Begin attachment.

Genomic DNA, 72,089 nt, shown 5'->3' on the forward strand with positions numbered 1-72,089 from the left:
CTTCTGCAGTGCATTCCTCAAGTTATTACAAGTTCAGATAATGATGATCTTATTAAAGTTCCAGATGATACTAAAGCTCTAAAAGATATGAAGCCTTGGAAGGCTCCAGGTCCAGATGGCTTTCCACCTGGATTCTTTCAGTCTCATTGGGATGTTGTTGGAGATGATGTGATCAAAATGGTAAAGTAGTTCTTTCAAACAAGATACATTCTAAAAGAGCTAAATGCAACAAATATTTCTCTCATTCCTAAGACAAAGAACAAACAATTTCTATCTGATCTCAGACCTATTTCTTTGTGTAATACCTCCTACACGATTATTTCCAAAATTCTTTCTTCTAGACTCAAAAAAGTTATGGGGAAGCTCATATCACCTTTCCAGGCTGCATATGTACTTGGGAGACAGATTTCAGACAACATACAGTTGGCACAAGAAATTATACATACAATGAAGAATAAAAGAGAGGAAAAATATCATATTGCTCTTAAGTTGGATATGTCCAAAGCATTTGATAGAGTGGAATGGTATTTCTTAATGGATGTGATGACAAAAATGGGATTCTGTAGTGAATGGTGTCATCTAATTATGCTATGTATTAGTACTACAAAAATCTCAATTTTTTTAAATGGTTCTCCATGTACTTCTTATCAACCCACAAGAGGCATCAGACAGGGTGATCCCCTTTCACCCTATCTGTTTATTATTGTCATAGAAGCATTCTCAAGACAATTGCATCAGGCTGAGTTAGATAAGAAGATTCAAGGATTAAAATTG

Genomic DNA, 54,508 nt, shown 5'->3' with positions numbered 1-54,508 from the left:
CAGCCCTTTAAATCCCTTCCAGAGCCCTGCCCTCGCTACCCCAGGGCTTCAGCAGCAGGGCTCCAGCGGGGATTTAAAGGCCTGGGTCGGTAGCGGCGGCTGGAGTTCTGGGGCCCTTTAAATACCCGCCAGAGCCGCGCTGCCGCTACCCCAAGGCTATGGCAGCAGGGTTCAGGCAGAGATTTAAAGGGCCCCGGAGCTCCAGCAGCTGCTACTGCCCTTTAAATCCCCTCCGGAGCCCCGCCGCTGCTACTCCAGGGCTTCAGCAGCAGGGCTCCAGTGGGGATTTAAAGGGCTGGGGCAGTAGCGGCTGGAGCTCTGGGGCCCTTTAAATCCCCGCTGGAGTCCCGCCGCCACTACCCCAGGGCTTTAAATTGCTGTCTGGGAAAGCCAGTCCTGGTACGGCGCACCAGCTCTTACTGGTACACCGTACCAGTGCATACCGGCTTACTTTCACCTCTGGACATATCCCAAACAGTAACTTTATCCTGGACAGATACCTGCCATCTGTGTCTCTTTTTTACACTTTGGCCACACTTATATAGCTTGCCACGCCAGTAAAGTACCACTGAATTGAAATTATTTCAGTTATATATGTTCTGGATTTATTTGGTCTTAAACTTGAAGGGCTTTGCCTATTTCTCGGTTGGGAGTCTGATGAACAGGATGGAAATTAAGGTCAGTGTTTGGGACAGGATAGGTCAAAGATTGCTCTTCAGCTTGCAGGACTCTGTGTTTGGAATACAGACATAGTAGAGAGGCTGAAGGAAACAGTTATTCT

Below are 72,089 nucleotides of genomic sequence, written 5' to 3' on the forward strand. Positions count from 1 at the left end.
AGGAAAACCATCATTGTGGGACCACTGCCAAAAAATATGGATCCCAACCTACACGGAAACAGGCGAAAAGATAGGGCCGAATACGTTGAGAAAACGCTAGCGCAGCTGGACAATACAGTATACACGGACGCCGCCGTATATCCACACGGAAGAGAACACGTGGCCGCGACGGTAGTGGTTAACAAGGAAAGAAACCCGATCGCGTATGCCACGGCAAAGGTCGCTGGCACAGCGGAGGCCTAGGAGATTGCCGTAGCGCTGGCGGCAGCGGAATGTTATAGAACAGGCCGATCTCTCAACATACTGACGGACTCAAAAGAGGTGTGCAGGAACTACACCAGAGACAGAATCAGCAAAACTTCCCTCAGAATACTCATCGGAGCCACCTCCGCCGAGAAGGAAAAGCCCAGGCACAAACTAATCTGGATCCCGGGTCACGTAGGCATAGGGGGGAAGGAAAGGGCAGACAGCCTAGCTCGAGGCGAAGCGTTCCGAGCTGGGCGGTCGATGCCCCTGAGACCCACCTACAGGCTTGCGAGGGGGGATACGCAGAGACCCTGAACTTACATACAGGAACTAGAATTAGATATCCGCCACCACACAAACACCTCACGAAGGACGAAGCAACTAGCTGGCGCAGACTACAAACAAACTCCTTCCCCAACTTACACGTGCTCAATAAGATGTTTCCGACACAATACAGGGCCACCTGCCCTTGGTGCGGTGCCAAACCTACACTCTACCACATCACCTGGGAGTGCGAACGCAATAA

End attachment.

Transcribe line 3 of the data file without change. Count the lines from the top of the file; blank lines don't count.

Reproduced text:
Genomic DNA, 54,508 nt, shown 5'->3' with positions numbered 1-54,508 from the left: